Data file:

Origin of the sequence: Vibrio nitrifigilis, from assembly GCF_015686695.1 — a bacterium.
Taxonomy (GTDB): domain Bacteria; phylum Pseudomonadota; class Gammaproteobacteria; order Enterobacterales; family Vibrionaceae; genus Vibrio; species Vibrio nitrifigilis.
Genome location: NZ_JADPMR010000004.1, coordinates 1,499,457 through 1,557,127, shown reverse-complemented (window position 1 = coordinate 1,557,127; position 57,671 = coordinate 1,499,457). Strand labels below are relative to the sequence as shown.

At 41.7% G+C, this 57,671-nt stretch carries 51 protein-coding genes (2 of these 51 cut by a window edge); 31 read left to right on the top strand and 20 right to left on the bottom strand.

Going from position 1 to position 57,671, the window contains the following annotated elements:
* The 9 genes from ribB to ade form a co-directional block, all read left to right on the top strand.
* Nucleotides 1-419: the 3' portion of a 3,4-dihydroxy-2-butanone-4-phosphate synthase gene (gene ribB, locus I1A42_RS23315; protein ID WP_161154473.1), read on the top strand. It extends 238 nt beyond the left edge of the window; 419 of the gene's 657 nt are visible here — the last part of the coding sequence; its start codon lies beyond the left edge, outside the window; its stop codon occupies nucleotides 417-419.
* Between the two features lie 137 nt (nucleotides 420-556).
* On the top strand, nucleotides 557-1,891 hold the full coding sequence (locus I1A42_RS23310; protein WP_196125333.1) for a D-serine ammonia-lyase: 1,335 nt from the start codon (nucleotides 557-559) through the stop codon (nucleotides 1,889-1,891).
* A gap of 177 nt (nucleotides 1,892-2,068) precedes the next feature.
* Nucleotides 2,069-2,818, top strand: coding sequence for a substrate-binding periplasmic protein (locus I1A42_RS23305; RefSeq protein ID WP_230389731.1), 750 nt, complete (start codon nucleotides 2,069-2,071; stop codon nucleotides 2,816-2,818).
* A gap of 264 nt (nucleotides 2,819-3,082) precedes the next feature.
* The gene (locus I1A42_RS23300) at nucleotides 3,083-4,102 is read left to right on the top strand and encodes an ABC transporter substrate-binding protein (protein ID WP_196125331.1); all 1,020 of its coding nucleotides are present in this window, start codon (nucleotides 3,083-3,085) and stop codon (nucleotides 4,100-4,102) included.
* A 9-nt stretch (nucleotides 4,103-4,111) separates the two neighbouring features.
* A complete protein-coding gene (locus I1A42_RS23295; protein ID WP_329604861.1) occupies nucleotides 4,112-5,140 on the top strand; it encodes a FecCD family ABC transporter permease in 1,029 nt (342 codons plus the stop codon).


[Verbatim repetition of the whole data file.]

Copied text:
Origin of the sequence: Vibrio nitrifigilis, from assembly GCF_015686695.1 — a bacterium.
Taxonomy (GTDB): domain Bacteria; phylum Pseudomonadota; class Gammaproteobacteria; order Enterobacterales; family Vibrionaceae; genus Vibrio; species Vibrio nitrifigilis.
Genome location: NZ_JADPMR010000004.1, coordinates 1,499,457 through 1,557,127, shown reverse-complemented (window position 1 = coordinate 1,557,127; position 57,671 = coordinate 1,499,457). Strand labels below are relative to the sequence as shown.

At 41.7% G+C, this 57,671-nt stretch carries 51 protein-coding genes (2 of these 51 cut by a window edge); 31 read left to right on the top strand and 20 right to left on the bottom strand.

Going from position 1 to position 57,671, the window contains the following annotated elements:
* The 9 genes from ribB to ade form a co-directional block, all read left to right on the top strand.
* Nucleotides 1-419: the 3' portion of a 3,4-dihydroxy-2-butanone-4-phosphate synthase gene (gene ribB, locus I1A42_RS23315; protein ID WP_161154473.1), read on the top strand. It extends 238 nt beyond the left edge of the window; 419 of the gene's 657 nt are visible here — the last part of the coding sequence; its start codon lies beyond the left edge, outside the window; its stop codon occupies nucleotides 417-419.
* Between the two features lie 137 nt (nucleotides 420-556).
* On the top strand, nucleotides 557-1,891 hold the full coding sequence (locus I1A42_RS23310; protein WP_196125333.1) for a D-serine ammonia-lyase: 1,335 nt from the start codon (nucleotides 557-559) through the stop codon (nucleotides 1,889-1,891).
* A gap of 177 nt (nucleotides 1,892-2,068) precedes the next feature.
* Nucleotides 2,069-2,818, top strand: coding sequence for a substrate-binding periplasmic protein (locus I1A42_RS23305; RefSeq protein ID WP_230389731.1), 750 nt, complete (start codon nucleotides 2,069-2,071; stop codon nucleotides 2,816-2,818).
* A gap of 264 nt (nucleotides 2,819-3,082) precedes the next feature.
* The gene (locus I1A42_RS23300) at nucleotides 3,083-4,102 is read left to right on the top strand and encodes an ABC transporter substrate-binding protein (protein ID WP_196125331.1); all 1,020 of its coding nucleotides are present in this window, start codon (nucleotides 3,083-3,085) and stop codon (nucleotides 4,100-4,102) included.
* A 9-nt stretch (nucleotides 4,103-4,111) separates the two neighbouring features.
* A complete protein-coding gene (locus I1A42_RS23295; protein ID WP_329604861.1) occupies nucleotides 4,112-5,140 on the top strand; it encodes a FecCD family ABC transporter permease in 1,029 nt (342 codons plus the stop codon).